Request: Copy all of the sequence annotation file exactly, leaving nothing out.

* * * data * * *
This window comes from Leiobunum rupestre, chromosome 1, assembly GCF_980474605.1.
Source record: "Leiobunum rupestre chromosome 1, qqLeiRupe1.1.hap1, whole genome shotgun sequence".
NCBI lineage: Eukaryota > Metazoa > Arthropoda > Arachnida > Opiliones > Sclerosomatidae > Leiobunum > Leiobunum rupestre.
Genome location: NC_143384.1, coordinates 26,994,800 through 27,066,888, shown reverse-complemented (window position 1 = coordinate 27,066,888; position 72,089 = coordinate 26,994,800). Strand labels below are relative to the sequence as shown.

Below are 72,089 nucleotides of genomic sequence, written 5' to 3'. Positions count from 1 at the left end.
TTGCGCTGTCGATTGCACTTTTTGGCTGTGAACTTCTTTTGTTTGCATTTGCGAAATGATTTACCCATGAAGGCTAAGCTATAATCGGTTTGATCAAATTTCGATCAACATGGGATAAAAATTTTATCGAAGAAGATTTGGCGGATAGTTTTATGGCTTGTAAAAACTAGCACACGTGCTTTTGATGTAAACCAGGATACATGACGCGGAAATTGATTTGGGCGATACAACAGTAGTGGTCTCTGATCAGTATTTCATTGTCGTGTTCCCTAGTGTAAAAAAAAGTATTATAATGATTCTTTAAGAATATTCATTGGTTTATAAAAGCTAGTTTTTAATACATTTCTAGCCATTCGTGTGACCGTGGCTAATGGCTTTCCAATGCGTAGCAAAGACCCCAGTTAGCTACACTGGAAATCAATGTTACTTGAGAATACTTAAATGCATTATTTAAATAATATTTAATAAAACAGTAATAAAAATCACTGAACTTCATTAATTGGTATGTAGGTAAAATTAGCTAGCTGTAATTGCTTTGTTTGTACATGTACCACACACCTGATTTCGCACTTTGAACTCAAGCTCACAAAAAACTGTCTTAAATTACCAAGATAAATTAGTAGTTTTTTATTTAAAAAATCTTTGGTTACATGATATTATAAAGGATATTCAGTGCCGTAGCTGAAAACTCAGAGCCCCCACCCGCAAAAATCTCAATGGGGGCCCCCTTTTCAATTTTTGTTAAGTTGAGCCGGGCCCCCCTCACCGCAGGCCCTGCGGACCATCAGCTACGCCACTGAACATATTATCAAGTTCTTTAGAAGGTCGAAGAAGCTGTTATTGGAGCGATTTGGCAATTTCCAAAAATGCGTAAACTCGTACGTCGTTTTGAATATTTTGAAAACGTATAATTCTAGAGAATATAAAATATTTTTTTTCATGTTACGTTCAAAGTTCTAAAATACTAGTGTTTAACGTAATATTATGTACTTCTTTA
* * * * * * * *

This window comes from Leiobunum rupestre, chromosome 1, assembly GCF_980474605.1.
Source record: "Leiobunum rupestre chromosome 1, qqLeiRupe1.1.hap1, whole genome shotgun sequence".
NCBI lineage: Eukaryota > Metazoa > Arthropoda > Arachnida > Opiliones > Sclerosomatidae > Leiobunum > Leiobunum rupestre.
Genome location: NC_143384.1, coordinates 26,994,800 through 27,066,888, shown reverse-complemented (window position 1 = coordinate 27,066,888; position 72,089 = coordinate 26,994,800). Strand labels below are relative to the sequence as shown.

Below are 72,089 nucleotides of genomic sequence, written 5' to 3'. Positions count from 1 at the left end.
TTGCGCTGTCGATTGCACTTTTTGGCTGTGAACTTCTTTTGTTTGCATTTGCGAAATGATTTACCCATGAAGGCTAAGCTATAATCGGTTTGATCAAATTTCGATCAACATGGGATAAAAATTTTATCGAAGAAGATTTGGCGGATAGTTTTATGGCTTGTAAAAACTAGCACACGTGCTTTTGATGTAAACCAGGATACATGACGCGGAAATTGATTTGGGCGATACAACAGTAGTGGTCTCTGATCAGTATTTCATTGTCGTGTTCCCTAGTGTAAAAAAAAGTATTATAATGATTCTTTAAGAATATTCATTGGTTTATAAAAGCTAGTTTTTAATACATTTCTAGCCATTCGTGTGACCGTGGCTAATGGCTTTCCAATGCGTAGCAAAGACCCCAGTTAGCTACACTGGAAATCAATGTTACTTGAGAATACTTAAATGCATTATTTAAATAATATTTAATAAAACAGTAATAAAAATCACTGAACTTCATTAATTGGTATGTAGGTAAAATTAGCTAGCTGTAATTGCTTTGTTTGTACATGTACCACACACCTGATTTCGCACTTTGAACTCAAGCTCACAAAAAACTGTCTTAAATTACCAAGATAAATTAGTAGTTTTTTATTTAAAAAATCTTTGGTTACATGATATTATAAAGGATATTCAGTGCCGTAGCTGAAAACTCAGAGCCCCCACCCGCAAAAATCTCAATGGGGGCCCCCTTTTCAATTTTTGTTAAGTTGAGCCGGGCCCCCCTCACCGCAGGCCCTGCGGACCATCAGCTACGCCACTGAACATATTATCAAGTTCTTTAGAAGGTCGAAGAAGCTGTTATTGGAGCGATTTGGCAATTTCCAAAAATGCGTAAACTCGTACGTCGTTTTGAATATTTTGAAAACGTATAATTCTAGAGAATATAAAATATTTTTTTTCATGTTACGTTCAAAGTTCTAAAATACTAGTGTTTAACGTAATATTATGTACTTCTTTA